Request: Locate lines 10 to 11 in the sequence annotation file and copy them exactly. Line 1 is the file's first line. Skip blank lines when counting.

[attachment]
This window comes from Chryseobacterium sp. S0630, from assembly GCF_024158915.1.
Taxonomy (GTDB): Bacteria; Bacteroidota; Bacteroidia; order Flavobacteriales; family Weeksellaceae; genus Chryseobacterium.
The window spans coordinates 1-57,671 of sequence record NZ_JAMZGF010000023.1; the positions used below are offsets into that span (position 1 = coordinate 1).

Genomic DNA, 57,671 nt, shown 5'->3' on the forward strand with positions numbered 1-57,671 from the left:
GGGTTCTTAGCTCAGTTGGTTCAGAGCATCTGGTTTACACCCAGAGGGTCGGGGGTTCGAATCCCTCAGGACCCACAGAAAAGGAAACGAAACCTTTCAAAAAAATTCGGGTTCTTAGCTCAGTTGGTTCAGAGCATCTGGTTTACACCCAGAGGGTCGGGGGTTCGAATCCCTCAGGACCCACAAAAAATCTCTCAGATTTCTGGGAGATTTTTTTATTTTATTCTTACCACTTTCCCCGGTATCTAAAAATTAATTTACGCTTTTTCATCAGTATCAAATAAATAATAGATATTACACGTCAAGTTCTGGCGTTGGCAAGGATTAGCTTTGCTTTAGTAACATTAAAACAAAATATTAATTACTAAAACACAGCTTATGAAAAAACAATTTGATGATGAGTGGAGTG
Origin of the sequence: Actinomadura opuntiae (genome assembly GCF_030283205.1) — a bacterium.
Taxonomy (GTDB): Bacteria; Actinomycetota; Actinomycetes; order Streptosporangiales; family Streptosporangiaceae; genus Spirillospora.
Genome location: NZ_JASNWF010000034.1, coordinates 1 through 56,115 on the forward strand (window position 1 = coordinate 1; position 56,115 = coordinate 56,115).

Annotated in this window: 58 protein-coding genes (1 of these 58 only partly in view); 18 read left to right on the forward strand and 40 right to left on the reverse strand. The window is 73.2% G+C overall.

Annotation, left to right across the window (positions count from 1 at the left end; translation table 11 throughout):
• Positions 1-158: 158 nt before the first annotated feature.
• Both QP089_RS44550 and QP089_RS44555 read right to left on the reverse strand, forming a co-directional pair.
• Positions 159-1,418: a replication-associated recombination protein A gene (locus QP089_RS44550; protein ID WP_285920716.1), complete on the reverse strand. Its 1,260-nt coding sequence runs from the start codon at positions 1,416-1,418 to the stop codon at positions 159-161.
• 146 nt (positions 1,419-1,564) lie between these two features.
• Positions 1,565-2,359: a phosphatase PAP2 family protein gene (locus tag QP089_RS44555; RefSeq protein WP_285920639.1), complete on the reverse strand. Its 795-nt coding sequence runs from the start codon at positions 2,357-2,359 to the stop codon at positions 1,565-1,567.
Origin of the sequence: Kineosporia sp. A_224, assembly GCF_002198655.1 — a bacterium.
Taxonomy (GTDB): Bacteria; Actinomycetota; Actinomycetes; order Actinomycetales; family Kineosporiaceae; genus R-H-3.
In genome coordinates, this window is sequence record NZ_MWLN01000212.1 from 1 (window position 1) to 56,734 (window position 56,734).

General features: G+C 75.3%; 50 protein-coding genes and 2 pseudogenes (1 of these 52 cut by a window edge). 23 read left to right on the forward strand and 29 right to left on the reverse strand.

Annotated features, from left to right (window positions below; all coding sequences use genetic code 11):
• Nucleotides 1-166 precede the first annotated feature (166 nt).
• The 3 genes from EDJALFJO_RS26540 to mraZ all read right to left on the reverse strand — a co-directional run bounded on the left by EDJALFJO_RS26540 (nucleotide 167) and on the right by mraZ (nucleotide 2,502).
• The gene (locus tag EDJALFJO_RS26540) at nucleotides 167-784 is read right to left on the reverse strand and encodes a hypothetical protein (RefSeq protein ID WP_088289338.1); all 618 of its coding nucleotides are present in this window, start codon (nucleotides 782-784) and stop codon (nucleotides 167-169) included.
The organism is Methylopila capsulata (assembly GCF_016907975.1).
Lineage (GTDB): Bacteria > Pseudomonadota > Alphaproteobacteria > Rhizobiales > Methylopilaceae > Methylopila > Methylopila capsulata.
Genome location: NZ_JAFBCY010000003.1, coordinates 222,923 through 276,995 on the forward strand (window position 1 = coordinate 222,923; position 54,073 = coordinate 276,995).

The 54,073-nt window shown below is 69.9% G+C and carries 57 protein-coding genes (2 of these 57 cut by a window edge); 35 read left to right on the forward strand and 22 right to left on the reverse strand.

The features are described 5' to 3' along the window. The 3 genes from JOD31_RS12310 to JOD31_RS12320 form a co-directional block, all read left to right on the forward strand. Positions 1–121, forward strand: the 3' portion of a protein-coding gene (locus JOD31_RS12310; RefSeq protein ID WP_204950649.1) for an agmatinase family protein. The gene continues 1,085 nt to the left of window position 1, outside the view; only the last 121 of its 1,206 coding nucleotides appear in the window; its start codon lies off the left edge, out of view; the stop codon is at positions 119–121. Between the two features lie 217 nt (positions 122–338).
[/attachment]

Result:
Annotation, left to right across the window (positions count from 1 at the left end; translation table 11 throughout):
• Positions 1-158: 158 nt before the first annotated feature.